Rural Water - Quarter 4, 2011 - (Page 11)
The Future of Rural Water
we are we going.
From the President
I SAT DOWN to write this article and realized that there were too many things to talk about as we consider the “Future of Rural Water.” I realized there wasn’t enough space in the entire magazine for me to discuss ALL of the things that need to be discussed! So, with that said, let me proceed by saying it’s important for everyone associated with Rural Water to be looking ahead; planning today for tomorrow; and looking beyond the horizon to try and determine exactly where
As we look ahead to the future of Rural Water, it’s obvious we are becoming stronger as an organization. The future is bright for rural and small communities. Today, rural and small communities comprise 92 percent of the community water supplies in the nation and serve approximately 25 percent of the population. Utility membership BY JOE LILES, NRWA PRESIDENT in State Rural Water Associations has increased this past year to 28,358 water and wastewater utilities. It is this membership base that, I am totally conﬁdent, will lead our industry into the future and meet the challenges of tomorrow. As we face the future, we also have to face reality and that reality is “change.” A retiring workforce, increased complexity of regulations, less availability of loan and grant funds and technology advances in the systems and in social networking are changes we must embrace. State Rural Water Associations are uniquely positioned as the driving force of change. Their actions are driven by the true grassroots membership of water and wastewater systems. With the support of the membership, your association will continue to advocate reasonable, practical and affordable regulations and the critical role that rural and small utilities play in serving 25 percent of the population of the United States. Our efforts in Washington DC will continue to be critical to ensure access to funding and training and technical assistance resources. You, as rural water members in your State Association, hold the As we look ahead to the key to our future. Our efforts in Washington will continue to be critical in ensuring access to funding, training, technical assistance future of Rural Water, it’s resources and regulatory initiatives. We must organize together to deobvious we are becoming liver one common message. It is extremely important that we educate and reeducate Congress and their staffs, both at home and in Washingstronger as an organization. ton, of the importance of all the Rural Water and wastewater federal proThe future is bright for rural grams. They must understand just how important the circuit rider, source water protection, training and technical assistance, loan and grant federal and small communities. programs are to rural America and what the programs mean to small utilities. Let’s not forget we have over 100 new members in Congress and we’ll have a few more coming in January 2012. Even the older members of Congress, who you think you know, have had staff changes and position changes that can alter their decision-making process. With each member in Congress facing daily decisions about where to cut the federal budget, we must keep Rural Water at the forefront on each Senator and Congressman’s mind. We are not able to maintain the relationship that is needed with one or two visits to his ofﬁce in Washington each year by a handful of people. We must each reinforce our relationships at home, in the local district, by local people, at the continued on page 48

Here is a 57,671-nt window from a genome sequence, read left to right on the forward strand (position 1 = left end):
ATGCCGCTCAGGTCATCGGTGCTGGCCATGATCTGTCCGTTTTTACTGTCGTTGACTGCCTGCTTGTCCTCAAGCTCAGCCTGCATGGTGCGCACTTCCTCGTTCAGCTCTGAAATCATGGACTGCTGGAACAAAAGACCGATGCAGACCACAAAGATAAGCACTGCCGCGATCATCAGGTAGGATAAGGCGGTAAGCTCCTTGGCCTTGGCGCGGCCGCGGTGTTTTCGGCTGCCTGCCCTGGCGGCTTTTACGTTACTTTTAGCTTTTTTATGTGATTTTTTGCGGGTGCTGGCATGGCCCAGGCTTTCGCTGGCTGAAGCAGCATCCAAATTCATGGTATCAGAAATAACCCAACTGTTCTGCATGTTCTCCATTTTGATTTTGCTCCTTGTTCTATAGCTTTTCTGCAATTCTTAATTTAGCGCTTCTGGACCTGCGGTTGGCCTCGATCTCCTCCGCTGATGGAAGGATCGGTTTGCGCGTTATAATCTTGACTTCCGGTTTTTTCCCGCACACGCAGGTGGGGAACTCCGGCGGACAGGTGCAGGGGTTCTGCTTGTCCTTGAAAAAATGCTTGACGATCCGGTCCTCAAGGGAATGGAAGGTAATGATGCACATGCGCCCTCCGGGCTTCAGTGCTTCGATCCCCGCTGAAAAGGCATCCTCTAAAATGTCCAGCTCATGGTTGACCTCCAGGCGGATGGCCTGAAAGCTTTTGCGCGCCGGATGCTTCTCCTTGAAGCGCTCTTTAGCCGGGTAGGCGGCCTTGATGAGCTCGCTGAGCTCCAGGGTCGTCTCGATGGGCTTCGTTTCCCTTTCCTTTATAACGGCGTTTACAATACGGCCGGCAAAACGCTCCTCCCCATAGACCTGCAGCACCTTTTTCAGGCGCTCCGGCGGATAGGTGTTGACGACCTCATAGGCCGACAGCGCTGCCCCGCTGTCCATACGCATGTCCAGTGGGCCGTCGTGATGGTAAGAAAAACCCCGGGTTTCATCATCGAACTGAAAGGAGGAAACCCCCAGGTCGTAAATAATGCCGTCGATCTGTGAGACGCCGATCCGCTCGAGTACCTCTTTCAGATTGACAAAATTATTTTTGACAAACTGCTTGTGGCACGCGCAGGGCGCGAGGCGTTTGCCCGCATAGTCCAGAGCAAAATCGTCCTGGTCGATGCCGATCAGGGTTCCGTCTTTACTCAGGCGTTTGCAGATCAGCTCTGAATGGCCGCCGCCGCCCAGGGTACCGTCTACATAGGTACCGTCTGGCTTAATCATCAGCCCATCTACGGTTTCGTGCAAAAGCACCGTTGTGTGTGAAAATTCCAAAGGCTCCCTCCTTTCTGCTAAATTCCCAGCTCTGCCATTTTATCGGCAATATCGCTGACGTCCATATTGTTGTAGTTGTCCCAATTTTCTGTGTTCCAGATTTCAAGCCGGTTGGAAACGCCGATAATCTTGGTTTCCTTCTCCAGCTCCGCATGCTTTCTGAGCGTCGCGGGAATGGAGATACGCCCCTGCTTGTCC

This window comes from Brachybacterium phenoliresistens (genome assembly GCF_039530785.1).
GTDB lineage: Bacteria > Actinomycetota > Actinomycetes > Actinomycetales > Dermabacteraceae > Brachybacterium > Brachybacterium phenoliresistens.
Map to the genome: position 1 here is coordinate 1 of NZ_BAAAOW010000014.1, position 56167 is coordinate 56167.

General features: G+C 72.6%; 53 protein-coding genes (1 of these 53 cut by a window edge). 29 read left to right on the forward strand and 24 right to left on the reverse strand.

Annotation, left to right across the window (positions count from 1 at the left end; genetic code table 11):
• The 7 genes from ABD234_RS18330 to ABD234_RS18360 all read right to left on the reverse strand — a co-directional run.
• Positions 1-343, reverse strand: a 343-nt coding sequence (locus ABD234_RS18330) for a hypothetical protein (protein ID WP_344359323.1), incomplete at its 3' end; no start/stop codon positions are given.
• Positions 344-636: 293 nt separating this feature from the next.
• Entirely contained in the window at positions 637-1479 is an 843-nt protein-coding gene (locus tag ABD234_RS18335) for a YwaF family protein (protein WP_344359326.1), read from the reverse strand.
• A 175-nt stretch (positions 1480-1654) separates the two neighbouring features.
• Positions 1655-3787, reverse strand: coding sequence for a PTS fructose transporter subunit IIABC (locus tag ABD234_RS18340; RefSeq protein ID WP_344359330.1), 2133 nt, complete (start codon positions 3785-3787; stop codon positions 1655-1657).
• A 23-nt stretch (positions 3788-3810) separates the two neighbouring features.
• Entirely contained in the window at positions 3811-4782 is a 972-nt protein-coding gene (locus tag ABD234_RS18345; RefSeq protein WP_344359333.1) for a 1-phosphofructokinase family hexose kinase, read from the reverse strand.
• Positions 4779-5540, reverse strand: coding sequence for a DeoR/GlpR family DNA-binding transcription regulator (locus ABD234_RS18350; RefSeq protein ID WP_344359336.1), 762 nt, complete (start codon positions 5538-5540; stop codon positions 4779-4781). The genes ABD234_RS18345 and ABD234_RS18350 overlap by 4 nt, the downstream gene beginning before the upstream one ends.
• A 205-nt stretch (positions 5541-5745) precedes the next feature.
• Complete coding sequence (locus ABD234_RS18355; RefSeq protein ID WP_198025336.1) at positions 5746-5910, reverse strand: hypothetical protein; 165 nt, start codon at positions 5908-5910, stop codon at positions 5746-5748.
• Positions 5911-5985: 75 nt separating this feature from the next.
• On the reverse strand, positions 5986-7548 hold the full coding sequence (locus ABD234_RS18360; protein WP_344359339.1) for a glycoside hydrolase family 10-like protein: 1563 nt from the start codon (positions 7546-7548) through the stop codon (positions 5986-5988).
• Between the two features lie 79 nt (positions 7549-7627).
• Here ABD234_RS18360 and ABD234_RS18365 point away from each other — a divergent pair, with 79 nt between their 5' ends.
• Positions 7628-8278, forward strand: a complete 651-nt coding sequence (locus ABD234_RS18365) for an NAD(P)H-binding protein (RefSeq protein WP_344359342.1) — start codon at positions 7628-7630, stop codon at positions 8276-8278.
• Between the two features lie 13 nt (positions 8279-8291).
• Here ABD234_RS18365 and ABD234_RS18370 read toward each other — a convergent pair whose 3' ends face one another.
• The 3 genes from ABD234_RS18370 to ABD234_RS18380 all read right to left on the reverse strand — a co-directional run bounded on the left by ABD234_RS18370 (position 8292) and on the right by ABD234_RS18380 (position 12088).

Fourth Quarter 2011 • 11
Table of Contents for the Digital Edition of Rural Water - Quarter 4, 2011
FROM THE PRESIDENT
THE FUTURE OF MARKETING IN A BRAVE NEW UTILITY WORLD!
PROTECTING OUR DRINKING WATER
FINDING WATER FROM OUTER SPACE
REBUILDING THE RELATIONSHIP BETWEEN THE PUBLIC AND THEIR TAP WATER
ANOTHER SUCCESSFUL H2O-XPO
INDEX TO ADVERTISERS/ ADVERTISERS.COM
FROM THE CEO
Rural Water - Quarter 4, 2011
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